“It’s difficult to know for sure, but I think that if I were a young Title Fight fan who discovered the band five years ago, I’d appreciate the growth we’ve achieved on Spring Songs,” Ned Russin says. “I think there are some constants, but we really try and push ourselves.”
As has been the case with every Title Fight record to date, Spring Songs opens with an up-tempo scream-along anthem: “Blush,” whose lines and textures pick up almost exactly where the critically acclaimed Floral Green left off last year. Then, right away, as if to purposefully erase any lingering preconceptions, comes a stark counterpoint, “Be A Toy,” whose tuneful eccentricity recalls no earlier Title Fight song so much as Archers of Loaf’s legendary Icky Mettle and Vee Vee albums.
Side B begins with “Receiving Live,” the most plaintive, plainspoken, and plain old devastating Title Fight song yet recorded — a song that, in all of two couplets (“Drove my car that weekend/100 miles barely speaking/9 AM heavy breathing/Try to figure out the meaning”), achieves the psychological acuity of a Junot Diaz short story or Richard Linklater film. Finally, there’s “Hypnotize,” which will have every aging indie rocker who deigns to hear it frantically rooting through Rubbermaid containers full of neglected CDs, pulling out Sebadoh’s Bakesale, Polvo’s Cor-Crane Secret, and Versus’s Swinging Sisters for impromptu private listening parties.
All this is a far cry from the Kingston 7”. But, as Russin points out, the world of Alias, Merge, Sub Pop, and Matador has in common with the world of Revelation, Equal Vision, and Jade Tree deep affinities that outweigh the largely superficial differences.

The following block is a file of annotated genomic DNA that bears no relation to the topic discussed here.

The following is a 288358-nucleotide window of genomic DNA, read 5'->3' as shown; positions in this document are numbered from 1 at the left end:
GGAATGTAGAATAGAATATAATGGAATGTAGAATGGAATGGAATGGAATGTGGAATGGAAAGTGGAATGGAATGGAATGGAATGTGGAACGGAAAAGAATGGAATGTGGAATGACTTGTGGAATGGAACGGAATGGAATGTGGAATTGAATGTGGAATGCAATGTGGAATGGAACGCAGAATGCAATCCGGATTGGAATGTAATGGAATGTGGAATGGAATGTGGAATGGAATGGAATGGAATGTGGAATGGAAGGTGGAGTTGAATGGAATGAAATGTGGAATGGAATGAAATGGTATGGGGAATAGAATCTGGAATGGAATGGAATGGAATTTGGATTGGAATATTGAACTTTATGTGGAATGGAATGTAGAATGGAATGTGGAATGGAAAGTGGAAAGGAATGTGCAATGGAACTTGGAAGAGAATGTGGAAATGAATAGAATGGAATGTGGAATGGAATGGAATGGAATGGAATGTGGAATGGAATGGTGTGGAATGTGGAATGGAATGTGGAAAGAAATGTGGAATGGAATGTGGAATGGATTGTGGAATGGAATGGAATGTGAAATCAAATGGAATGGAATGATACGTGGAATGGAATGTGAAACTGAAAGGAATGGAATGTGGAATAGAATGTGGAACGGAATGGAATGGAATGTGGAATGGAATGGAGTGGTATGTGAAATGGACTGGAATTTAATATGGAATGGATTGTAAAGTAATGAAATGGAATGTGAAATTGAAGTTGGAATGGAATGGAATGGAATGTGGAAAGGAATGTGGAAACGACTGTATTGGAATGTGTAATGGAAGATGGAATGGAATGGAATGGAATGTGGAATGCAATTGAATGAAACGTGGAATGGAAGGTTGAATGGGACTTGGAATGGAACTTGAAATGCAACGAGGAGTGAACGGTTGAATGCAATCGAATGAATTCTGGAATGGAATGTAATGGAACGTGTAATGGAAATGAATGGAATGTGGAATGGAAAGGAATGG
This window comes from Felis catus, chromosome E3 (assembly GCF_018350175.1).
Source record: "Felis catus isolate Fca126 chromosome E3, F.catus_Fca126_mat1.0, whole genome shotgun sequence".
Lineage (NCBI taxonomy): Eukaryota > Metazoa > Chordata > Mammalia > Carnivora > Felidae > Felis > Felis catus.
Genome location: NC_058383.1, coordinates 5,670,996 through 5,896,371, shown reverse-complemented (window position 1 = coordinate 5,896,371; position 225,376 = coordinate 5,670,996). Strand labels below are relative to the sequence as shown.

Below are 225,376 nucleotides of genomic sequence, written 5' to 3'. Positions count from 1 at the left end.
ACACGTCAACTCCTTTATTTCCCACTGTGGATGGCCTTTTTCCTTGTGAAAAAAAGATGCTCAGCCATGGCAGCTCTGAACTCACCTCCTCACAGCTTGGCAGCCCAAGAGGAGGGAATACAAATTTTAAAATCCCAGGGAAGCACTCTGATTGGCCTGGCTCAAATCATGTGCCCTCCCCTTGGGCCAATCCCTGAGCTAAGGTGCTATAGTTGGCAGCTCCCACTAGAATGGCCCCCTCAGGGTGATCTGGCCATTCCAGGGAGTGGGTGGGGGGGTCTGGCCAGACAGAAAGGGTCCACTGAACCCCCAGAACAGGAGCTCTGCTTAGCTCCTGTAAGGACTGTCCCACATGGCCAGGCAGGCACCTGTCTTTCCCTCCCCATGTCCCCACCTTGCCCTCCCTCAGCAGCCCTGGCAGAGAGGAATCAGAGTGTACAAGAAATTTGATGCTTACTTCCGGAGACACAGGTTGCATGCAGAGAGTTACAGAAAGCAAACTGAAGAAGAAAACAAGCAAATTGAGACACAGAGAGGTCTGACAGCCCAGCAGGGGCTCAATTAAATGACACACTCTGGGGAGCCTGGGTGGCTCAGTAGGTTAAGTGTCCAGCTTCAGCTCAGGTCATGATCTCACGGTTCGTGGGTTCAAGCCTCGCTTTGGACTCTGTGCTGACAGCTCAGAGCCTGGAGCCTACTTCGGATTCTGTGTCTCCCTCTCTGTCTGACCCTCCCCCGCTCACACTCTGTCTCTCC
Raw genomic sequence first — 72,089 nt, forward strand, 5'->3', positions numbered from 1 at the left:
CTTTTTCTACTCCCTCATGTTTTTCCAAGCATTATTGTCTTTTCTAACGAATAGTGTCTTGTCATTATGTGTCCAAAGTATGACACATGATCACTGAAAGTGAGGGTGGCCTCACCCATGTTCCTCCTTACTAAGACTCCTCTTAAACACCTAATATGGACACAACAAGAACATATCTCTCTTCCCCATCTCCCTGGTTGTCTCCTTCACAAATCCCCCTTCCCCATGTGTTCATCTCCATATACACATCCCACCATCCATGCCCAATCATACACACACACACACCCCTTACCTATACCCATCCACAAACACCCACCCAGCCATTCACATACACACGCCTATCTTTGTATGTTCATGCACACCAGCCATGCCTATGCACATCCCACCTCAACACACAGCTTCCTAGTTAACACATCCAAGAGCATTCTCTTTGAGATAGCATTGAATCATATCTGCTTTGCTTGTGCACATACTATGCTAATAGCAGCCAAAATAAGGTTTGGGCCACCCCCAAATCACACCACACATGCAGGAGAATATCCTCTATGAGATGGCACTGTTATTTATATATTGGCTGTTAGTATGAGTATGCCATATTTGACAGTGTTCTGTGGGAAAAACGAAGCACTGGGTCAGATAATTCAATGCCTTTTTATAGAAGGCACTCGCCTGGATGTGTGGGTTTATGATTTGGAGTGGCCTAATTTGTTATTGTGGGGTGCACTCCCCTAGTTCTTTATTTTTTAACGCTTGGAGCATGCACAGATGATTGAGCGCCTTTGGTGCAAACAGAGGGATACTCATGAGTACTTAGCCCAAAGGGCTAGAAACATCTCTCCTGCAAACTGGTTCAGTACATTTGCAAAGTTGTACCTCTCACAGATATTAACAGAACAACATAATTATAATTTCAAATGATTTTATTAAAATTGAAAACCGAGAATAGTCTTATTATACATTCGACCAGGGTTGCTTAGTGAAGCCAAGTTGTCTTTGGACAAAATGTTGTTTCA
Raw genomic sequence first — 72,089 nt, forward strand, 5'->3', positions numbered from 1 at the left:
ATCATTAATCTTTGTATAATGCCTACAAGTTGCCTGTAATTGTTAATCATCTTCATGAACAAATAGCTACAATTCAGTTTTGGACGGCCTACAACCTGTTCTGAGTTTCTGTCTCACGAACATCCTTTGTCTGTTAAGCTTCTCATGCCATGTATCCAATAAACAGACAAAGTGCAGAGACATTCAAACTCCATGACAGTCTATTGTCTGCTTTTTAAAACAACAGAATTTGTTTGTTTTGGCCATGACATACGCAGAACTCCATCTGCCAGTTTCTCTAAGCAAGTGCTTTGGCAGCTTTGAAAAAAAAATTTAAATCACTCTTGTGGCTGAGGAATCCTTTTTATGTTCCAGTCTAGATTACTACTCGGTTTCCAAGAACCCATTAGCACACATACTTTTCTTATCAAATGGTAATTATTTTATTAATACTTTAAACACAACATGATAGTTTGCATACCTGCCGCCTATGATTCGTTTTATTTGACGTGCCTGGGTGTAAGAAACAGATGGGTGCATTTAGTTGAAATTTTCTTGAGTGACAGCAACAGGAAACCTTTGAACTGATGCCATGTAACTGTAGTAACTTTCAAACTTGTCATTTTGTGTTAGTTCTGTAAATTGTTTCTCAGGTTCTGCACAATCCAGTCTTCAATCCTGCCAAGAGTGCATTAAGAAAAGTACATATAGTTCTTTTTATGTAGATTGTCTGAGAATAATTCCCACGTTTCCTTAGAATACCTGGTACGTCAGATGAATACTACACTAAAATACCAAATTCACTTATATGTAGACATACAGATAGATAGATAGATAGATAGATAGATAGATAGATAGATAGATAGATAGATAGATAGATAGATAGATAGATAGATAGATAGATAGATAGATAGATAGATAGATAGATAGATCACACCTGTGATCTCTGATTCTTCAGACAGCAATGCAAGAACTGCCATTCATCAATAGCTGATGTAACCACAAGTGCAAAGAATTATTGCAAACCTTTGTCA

“When I was growing up, I was given a vast array of music all at once, by older friends and family members, from the punk and indie scenes,” he says. “Because of my initial experience, I was able to find similarities in music that were blatantly different — the melodies and riffs were different, but the energy and attitude was the same. I still draw inspirations from both worlds when I’m writing.”
No one who thinks that all the good ideas have been used up could say those words. Moreover, if it were really true that there’s nothing new under the sun, Quicksand, a genuine article if ever there was one, wouldn’t have had reason, beyond opportunistic commercial considerations, to invite Title Fight to open for them earlier this year, when a much-anticipated and well-received reunion tour reached California. But, according to Quicksand frontman (and producer of Shed) Walter Schreifels, this was no cross-promotional pretense: “There’s a commonality between Quicksand and Title Fight: taking the raw energy of hardcore and trying to mold something new. With two inspiring full-length records already under their belt, it still seems to me that Title Fight have only begun to tap into their creative potential. I plan to stay tuned.”
Now that’s a story both good and true.